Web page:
The Johns Hopkins Gazette: March 22, 1999
Mar. 22, 1999
VOL. 28, NO. 27


Travel Medicine Gives Shots--and Advice

Service provides preventive measures to help travelers reduce risk

By Greg Rienzi
The Gazette

Johns Hopkins Gazette Online Edition

Common mishaps and perils when traveling abroad might include a bad case of sunburn, lost traveler's checks or, heaven forbid, forgetting to pack those extra pairs of underwear.

At the time, these incidents might seem unbearable, but imagine the agony of spending the few remaining days of a trip bedridden with a high fever, nausea and severe muscle aches. Suddenly, that camera you forgot to bring isn't such a big deal anymore, is it?

Now picture yourself on a research project in Cambodia, and you have to be medically evacuated to Bangkok for diagnosis and treatment of falciparum malaria, a potentially life-threatening disease that can lay you up for several months.

Shone Sterner, R. Bradley Sack and Judy Baker in the Travel Medicine waiting room.

Although all travel presents some form of risk, the health perils associated with visits to many parts of the world, especially underdeveloped and tropical regions, can be particularly significant.

The Johns Hopkins Travel Medicine consultation and immunization service, located on the eighth floor of the Outpatient Center, deals almost exclusively with the health issues related to global travel. Since 1986, the goal of this service has been to reduce the risks associated with international travel by offering to the public preventive health services, such as consultations, immunizations and prescriptions. The clinic annually serves about 3,500 clients, 10 percent of whom are associated with Hopkins.

"We provide travelers with current information, practical advice, immunizations and necessary prescriptions to lessen their risk of illness and injury abroad," says Judy Baker, assistant director. "While most people remain healthy, it pays to be an informed and immunized traveler."

The Travel Medicine staff will advise travelers, depending on their destination and length of stay, about all they need to know in regard to potential hazards. Some of the health issues include recommending and discussing immunizations for vaccine-preventable diseases, updating routine immunizations, preventing malaria and other insect-borne diseases, food and water safety, prevention and treatment of traveler's diarrhea, personal safety, HIV prevention, jet lag, motion and altitude sickness and medical care and insurance abroad.

The pretravel consultations, which should be scheduled for two or more weeks prior to departure, are focused primarily on prevention.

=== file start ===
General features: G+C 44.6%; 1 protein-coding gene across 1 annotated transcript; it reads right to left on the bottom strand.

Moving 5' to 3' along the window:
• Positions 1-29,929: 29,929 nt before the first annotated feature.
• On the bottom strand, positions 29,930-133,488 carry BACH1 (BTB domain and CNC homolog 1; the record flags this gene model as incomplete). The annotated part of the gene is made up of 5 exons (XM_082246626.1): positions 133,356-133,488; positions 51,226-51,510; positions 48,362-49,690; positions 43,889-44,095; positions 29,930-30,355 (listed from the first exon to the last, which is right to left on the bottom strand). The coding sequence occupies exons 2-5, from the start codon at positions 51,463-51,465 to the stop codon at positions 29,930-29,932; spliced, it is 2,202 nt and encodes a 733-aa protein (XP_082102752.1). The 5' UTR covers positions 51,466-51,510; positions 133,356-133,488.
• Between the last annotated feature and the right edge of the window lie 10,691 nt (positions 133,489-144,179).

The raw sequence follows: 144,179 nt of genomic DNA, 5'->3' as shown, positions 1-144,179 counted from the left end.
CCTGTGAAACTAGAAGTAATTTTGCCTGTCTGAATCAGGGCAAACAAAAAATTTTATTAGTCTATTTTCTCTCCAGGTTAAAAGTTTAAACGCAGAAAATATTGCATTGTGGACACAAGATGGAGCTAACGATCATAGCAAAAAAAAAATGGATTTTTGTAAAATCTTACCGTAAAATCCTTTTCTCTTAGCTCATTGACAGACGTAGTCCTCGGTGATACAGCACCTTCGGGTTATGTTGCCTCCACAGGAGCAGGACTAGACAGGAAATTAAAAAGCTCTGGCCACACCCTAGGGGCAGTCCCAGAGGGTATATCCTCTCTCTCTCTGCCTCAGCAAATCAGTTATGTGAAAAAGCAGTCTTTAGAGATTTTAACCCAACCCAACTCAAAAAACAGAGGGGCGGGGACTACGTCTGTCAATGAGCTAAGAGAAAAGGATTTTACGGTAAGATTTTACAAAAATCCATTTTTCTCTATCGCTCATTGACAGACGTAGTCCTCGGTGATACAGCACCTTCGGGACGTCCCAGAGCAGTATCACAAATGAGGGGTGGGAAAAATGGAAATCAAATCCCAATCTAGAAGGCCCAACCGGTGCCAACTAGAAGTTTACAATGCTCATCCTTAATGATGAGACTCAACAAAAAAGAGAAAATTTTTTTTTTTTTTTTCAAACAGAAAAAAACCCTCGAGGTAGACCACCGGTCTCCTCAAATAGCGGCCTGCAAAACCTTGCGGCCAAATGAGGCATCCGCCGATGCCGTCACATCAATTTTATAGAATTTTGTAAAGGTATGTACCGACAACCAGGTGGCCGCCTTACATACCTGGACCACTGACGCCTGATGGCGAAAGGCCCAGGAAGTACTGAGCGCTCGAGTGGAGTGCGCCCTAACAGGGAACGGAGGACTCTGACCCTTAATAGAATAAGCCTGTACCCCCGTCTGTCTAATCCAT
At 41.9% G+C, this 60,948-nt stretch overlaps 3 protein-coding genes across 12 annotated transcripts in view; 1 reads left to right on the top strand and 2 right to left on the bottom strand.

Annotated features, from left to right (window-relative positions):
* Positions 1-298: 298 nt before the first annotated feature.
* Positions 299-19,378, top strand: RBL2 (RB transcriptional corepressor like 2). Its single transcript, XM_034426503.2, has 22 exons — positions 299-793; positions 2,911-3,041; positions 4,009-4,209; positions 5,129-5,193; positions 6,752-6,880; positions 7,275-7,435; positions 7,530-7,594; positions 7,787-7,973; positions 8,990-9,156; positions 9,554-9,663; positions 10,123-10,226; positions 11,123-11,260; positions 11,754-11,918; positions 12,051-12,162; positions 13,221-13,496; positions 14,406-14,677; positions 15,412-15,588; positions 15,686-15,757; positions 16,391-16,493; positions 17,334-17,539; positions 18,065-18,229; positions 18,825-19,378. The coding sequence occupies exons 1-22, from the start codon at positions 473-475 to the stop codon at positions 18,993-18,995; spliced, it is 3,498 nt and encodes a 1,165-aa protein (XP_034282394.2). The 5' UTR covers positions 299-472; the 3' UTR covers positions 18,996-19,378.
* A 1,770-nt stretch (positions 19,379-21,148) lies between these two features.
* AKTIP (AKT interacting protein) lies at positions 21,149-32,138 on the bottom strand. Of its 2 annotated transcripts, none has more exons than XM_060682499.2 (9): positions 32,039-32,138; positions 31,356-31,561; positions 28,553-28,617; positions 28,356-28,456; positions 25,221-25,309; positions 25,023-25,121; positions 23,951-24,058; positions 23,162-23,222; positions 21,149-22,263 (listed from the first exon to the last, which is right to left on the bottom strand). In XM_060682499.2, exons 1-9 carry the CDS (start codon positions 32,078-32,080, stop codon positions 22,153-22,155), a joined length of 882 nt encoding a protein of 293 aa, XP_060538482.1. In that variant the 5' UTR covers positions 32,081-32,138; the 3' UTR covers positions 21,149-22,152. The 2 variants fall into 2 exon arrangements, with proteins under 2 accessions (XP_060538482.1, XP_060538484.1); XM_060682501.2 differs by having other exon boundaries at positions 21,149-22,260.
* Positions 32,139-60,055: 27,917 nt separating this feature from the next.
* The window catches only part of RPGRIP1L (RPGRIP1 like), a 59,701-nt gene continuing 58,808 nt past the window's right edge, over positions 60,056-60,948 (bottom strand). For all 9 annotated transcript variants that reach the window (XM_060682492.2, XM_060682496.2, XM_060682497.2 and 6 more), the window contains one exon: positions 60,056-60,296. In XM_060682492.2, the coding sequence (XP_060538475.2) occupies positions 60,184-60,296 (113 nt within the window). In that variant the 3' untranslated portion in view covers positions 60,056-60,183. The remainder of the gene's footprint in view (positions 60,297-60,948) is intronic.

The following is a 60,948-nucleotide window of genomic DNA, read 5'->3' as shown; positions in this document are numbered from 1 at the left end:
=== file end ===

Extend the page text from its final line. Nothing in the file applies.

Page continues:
These consultations are not just for extended stays to places like Africa or India. For even a weeklong trip to Costa Rica, for example, Baker says people should know that in coastal areas there is a risk of not only traveler's diarrhea but hepatitis A, dengue fever and malaria.

R. Bradley Sack, a professor of international health in the School of Public Health and director of the clinic since its inception, has both lived and worked abroad extensively, as has Baker. Baker says this allows staff to give clients the best possible service by combining both professional expertise and personal experience.

Having lived seven years in West Africa, for instance, Baker says people can ask her about anything there--from road conditions to the types of snakes they can expect to run into.

Baker, a nurse who received her master's degree in public health at Johns Hopkins, says clients range from weeklong vacationers to Hopkins researchers who have multi-year commitments to work overseas. Baker says each office visit is tailored to the degree of travel experience the person has.

"We don't waste their time with what they already know but rather fill in the gaps and provide information about things that are new and different--such as new vaccines or different medications used to prevent malaria," Baker says. "These are important things they need to know."

Baker says that travelers who spend a good deal of time overseas may think they are sufficiently immunized, but their vaccines may have expired and they need to get booster shots. Or they might not be aware of new vaccines licensed over the past few years. They might also be relying on older or incorrect drugs for malaria and traveler's diarrhea prevention.

Also, it is not just tropical diseases that people should worry about.

"Many adults are not current on their tetanus-diphtheria boosters or MMR immunization, and many individuals at risk have not received hepatitis B, influenza or pneumonia immunizations," Baker says. "We review all vaccines, tell you which ones are recommended and then we let you decide which ones you want to get."

Physicians also offer post-travel consultations for the diagnosis, treatment and follow-up of illness associated with travel.

Routine non-travel immunizations are also available.

The fee for a pre-travel consultation is $40, and immunizations range from $20 to $150. Although the price of vaccines has increased over the years, Baker says the cost is still well worth it.

"One case of traveler's diarrhea accompanied by dehydration could cost several hundred dollars for a doctor's visit, laboratory tests, prescription medication and follow-up," Baker says. "Not to mention three to five days of misery that ruin your trip and lost days of vacation or work."

Consultations can be arranged by calling Shone Sterner at 410-955-8931.